Things to Think About When Selecting Small Appliances

A selection of color-coordinated small appliances

Courtesy of Hamilton Beach

The following questions provide some important food for thought when shopping for small appliances. We have more information on how to choose specific products throughout this section, but this list of factors to consider is a great place to start.

 

  1. Appearance: Are you likely to hide them in cabinets or in a pantry? Or will they spend most of their time on the counter? If the latter, do you want them to match your large appliances (which are likely to be in white, black or stainless steel)? Or do you want to add color or strengthen an existing color scheme by buying small appliances in a more adventurous shade?

  2. Capacity: What quantities of food and beverages do you plan to produce with these appliances? Enough for one or two people, family dinners, or large parties?

  3. Space: How much room do you have in your kitchen to store and to use these "small" appliances, some of which are actually rather big? Will they fit in the cabinets or underneath the cabinets? Do you have more wall space than counter space, in which case you might be better off choosing built-in instead of countertop models when possible (for example, with a microwave or a coffeemaker)? Can you save space by buying one appliance with multiple functions instead of multiple appliances with single functions?

  4. Frequency of use: Will you use a particular appliance on a daily, weekly or monthly basis? Or will you only pull it out for special, rare occasions? You may want to invest more in a machine that has to stand up to regular abuse.

  5. Ease of cleaning: Look for dishwasher-safe components unless you enjoy doing dishes by hand.

  6. Corded or cordless: How portable do you need your portable appliances to be? Do you like to set up at a table that happens to be a little too far from an electrical outlet? Are you concerned about blowing a fuse?

 

 

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KitchenAid Coffee Maker

KitchenAid Coffee Maker
Courtesy of KitchenAid

New coffee makers from KitchenAid have removable water tanks, variable brew-strength settings and flat brew baskets, all designed to extract maximum flavor from the coffee grounds. Features that simplify brewing include a stop function, cleaning alert, variable warming control and time-since-last-brewed indicator. Some models include power loss backup and hot water dispensers. Coffeemakers are available with 10- or 12-cup thermal carafes or a 14-cup glass carafe.

Make Snacks and Treats in Your Own Kitchen

Ice Cream Maker By Hamilton Beach

Courtesy of Hamilton Beach

If you want to make unique flavors of ice cream, try using an ice cream maker to surprise and tantalize your taste buds.

Ice Cream Makers

Ice cream makers can usually be divided into two categories: ones with bowls you have to freeze on your own, and ones with self-contained freezing units. The latter will be more expensive, while the former simply require a bit more planning, as you'll need to freeze the bowl before making your ice cream, and then freeze the mixture.

There are manual ice cream makers that require you to mix the ingredients by hand. There are also electric ice cream makers that allow you to basically add the ingredients and then push a button to create the mixture.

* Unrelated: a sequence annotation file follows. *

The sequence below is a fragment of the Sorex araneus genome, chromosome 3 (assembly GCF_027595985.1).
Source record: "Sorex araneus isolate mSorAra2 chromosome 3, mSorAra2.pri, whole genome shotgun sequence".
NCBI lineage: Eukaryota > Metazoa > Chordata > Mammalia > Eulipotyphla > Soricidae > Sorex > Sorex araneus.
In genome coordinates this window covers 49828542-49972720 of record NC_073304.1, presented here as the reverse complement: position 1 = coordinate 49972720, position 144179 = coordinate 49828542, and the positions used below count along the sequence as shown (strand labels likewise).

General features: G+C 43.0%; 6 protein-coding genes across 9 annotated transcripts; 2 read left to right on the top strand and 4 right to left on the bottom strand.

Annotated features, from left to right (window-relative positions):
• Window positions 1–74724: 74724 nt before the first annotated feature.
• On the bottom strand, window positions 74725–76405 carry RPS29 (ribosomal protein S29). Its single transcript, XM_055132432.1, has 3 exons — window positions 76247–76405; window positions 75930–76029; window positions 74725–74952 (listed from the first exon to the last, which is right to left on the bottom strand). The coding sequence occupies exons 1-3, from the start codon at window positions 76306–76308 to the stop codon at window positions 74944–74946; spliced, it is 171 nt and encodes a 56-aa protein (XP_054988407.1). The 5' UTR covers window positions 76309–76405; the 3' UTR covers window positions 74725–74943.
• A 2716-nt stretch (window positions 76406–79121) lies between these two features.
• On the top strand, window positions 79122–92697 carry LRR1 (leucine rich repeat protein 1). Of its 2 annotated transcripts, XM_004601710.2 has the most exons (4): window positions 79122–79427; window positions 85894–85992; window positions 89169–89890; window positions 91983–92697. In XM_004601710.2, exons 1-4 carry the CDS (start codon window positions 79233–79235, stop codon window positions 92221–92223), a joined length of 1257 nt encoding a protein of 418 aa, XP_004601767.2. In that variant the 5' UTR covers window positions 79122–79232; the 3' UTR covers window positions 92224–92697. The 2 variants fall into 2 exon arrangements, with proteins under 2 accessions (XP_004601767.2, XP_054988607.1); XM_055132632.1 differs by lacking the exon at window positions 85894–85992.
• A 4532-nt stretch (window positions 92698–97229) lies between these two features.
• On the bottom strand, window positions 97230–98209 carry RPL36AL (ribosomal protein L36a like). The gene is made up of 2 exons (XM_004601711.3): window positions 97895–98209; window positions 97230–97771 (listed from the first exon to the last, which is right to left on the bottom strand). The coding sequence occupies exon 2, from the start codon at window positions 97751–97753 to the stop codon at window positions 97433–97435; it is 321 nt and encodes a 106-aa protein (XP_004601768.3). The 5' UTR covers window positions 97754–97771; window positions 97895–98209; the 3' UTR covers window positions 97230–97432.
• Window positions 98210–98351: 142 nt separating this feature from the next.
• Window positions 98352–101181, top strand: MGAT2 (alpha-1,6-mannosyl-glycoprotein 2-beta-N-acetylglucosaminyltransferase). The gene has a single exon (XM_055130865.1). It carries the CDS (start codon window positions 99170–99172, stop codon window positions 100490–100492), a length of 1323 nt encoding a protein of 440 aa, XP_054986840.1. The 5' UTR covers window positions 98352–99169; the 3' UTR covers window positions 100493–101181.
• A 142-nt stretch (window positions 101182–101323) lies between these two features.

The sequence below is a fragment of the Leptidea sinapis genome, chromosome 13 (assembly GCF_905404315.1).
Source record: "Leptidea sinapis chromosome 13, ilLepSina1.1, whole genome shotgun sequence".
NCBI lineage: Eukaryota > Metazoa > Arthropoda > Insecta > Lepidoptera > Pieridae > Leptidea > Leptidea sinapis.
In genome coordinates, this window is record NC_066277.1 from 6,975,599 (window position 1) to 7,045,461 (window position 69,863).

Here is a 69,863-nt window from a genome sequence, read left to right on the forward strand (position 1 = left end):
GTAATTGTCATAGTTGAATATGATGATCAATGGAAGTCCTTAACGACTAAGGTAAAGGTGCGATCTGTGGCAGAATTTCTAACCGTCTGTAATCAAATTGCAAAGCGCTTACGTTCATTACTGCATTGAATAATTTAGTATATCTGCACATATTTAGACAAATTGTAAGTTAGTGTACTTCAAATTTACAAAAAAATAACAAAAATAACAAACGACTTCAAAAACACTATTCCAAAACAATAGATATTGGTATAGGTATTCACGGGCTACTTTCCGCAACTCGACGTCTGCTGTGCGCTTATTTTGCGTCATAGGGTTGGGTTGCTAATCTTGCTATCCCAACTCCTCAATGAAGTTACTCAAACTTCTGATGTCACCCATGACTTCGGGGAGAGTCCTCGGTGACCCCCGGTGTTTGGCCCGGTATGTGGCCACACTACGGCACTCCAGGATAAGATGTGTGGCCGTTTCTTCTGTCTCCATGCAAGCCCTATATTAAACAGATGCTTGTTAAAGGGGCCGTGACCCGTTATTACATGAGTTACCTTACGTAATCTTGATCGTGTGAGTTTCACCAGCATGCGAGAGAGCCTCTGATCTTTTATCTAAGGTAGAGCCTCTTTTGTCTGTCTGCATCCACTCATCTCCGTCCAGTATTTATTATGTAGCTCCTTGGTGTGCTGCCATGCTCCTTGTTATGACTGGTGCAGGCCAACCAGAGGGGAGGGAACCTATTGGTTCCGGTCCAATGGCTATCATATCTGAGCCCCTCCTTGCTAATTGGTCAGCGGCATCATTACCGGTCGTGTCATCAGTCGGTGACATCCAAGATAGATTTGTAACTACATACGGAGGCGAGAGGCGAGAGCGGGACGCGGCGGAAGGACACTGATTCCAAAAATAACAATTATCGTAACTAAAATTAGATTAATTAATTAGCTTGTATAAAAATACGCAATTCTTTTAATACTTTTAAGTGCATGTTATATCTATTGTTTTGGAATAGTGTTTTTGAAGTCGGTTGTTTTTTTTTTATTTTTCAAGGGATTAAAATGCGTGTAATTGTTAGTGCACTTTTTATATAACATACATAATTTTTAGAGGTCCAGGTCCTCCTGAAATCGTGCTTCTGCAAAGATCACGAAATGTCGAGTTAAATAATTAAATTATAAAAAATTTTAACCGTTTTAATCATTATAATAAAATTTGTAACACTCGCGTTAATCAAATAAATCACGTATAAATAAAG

Ice cream makers typically make between 1 and 2 quarts, and range from $50 to $300.

 

Electric Popcorn Poppers

Courtesy of Presto

 

Popcorn Poppers

These simple devices use heated air to increase the temperature of corn kernels until they pop, producing popcorn. While many people opt for microwave popcorn, heated air poppers allow you to season and flavor your popcorn as you like it. They also require little to no cooking oil to work, so you can make popcorn that is healthier than microwave popcorn, which is usually packaged with cooking oils and salts.

There are two common shapes of electric popcorn poppers: a unit that looks like a tower, and a unit that is shaped like a dome. The tower-shaped unit requires a bowl to be placed under the spot where the popcorn dispenses, while the dome-shaped units have a lid that keeps the popcorn contained. Most electric poppers cost between $20 and $40.

 

Panasonic Bread Maker

Courtesy of Panasonic

 

Bread Makers

These handy items simplify the bread-making process by eliminating the need to create your own dough. Most bread makers allow you to use a pre-made bread mix, and some allow you to add yeast yourself, which gives you control over the rise of the bread. More expensive bread makers will give you more control over what you can add to the dough (such as cranberries or raisins) and the crispiness of the crust. Finally, many bread makers offer three different loaf sizes from which to choose. Expect to pay between $100 and $200 for bread makers.

 

A waffle maker.
Waffle Makers

Similar to sandwich presses, waffle makers have both top and bottom heating surfaces. This allows for a fast, even cooking process. Waffle makers have a distinct look, as the heating surfaces have a raised grid pattern, allowing the mixture you pour in it to take a waffle shape.

Waffle makers can vary in size. Belgian-style waffle makers are bigger since Belgian waffles are larger and thicker than an average waffle. Other waffle makers might allow you to make triangular-shaped waffles. Some have heating surfaces that are non-stick, making it easier to remove the finished waffle from the waffler. Prices for waffle makers range from $50 to $200.